We can blame the law, the administrations, the government and whoever for failures and being wrong headed. But the problems, in the US and Brazil, have similar roots. We accept, live with and passively tolerate violence, murder, rape and mayhem and do not want to curtail our individual liberties or take responsibility for changing our cultures. It is complex.   Religion, institutions, social and economic factors also shape culture. And the tension between the individual and his reference groups (family, religion, sport team, etc.) can often lead to individual and even collective pathologies. To live in modern times is to be faced with deep contradictions.   Peace and harmony exist as an ideal. But this ideal breaks down as individuals seek greater liberty, freedom from control and self-expression. Religion and culture intertwine where group membership provides a sense of oneness and belonging. Individual autonomy also lead many to nihilistic actions covered with a veil of religious and collective justification. The shooter in Orlando apparently called at the last minute to vow allegiance to the ideology and actions of the so-called Islamic State, yet there is no evidence as of yet of his affiliation.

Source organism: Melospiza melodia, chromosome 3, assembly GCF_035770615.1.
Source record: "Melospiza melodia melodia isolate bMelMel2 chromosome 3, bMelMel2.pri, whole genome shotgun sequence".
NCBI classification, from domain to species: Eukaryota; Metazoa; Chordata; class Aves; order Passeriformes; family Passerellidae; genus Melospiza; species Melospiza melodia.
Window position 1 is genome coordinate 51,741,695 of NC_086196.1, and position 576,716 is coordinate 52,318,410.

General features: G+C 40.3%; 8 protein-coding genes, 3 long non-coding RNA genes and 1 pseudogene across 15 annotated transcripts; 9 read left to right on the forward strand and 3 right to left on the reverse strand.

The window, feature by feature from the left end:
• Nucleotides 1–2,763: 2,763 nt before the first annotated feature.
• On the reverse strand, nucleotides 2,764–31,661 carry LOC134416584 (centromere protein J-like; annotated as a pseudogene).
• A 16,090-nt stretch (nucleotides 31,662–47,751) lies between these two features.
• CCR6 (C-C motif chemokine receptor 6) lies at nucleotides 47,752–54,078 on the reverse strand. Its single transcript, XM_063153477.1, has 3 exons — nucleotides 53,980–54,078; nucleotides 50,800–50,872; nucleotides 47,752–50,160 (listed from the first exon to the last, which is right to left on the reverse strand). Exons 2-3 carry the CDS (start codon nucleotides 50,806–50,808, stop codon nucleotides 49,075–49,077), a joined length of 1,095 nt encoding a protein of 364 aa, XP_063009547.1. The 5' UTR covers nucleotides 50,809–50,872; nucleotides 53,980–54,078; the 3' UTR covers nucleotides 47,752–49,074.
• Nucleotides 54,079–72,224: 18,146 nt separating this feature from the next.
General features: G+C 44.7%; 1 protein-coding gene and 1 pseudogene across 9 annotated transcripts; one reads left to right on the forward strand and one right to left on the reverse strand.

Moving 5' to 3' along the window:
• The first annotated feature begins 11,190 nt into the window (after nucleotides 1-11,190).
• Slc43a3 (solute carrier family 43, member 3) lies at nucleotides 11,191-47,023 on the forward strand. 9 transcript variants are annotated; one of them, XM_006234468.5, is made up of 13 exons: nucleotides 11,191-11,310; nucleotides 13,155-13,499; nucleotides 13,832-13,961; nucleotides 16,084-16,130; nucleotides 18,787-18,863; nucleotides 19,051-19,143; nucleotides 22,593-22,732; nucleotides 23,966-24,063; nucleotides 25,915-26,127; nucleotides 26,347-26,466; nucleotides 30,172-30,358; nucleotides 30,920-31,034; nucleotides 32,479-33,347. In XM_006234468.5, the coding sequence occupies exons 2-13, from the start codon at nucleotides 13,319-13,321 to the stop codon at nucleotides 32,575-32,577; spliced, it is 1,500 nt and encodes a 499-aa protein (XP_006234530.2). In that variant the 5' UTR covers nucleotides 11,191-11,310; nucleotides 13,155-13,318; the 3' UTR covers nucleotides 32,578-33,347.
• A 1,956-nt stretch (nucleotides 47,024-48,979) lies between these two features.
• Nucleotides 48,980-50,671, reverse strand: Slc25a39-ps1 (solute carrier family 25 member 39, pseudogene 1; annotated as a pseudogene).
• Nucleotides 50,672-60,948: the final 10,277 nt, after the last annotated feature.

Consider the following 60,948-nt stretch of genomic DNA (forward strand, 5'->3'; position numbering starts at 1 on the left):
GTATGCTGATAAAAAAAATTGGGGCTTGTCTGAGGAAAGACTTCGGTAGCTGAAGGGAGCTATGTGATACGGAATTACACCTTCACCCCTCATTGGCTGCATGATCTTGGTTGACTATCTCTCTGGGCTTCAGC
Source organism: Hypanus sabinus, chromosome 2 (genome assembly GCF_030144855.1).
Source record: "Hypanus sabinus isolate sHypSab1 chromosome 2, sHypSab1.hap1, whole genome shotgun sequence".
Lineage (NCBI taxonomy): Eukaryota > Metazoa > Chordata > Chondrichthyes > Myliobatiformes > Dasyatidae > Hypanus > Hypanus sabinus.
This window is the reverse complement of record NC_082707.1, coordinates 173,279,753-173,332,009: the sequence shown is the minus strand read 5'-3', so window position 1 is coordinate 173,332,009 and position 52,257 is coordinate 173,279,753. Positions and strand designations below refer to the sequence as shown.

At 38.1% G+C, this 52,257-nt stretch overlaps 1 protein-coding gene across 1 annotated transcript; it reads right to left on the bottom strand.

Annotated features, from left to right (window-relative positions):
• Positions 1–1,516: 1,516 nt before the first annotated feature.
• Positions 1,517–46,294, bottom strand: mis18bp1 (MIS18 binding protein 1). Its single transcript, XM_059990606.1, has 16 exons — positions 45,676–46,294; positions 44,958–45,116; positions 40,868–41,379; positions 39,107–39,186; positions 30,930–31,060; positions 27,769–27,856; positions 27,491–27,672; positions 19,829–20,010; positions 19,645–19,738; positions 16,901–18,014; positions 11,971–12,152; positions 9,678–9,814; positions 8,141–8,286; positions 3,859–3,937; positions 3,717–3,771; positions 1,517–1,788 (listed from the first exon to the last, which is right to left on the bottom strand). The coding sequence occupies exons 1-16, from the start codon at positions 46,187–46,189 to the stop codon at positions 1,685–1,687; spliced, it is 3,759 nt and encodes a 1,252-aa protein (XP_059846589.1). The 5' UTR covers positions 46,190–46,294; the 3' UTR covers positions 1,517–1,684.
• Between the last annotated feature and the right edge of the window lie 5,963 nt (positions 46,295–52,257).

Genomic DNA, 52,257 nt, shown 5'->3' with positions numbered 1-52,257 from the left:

The rapists in Rio, in turn, appear to be gang members or friendly associates.   They are young men seeking self-satisfaction and approval of the group. Their motivation ranges from lust, to being power hungry, to being powerless, and having the desperate need for acceptance and affirmation so common in the young. This is especially true for those who come from weak or broken family support structures so common among the poor. In addition, Brazil’s well-known attitudes of machismo, taking advantage and promiscuous male behavior justified in their minds that there was nothing particularly untoward in posting photos of themselves and the young victim.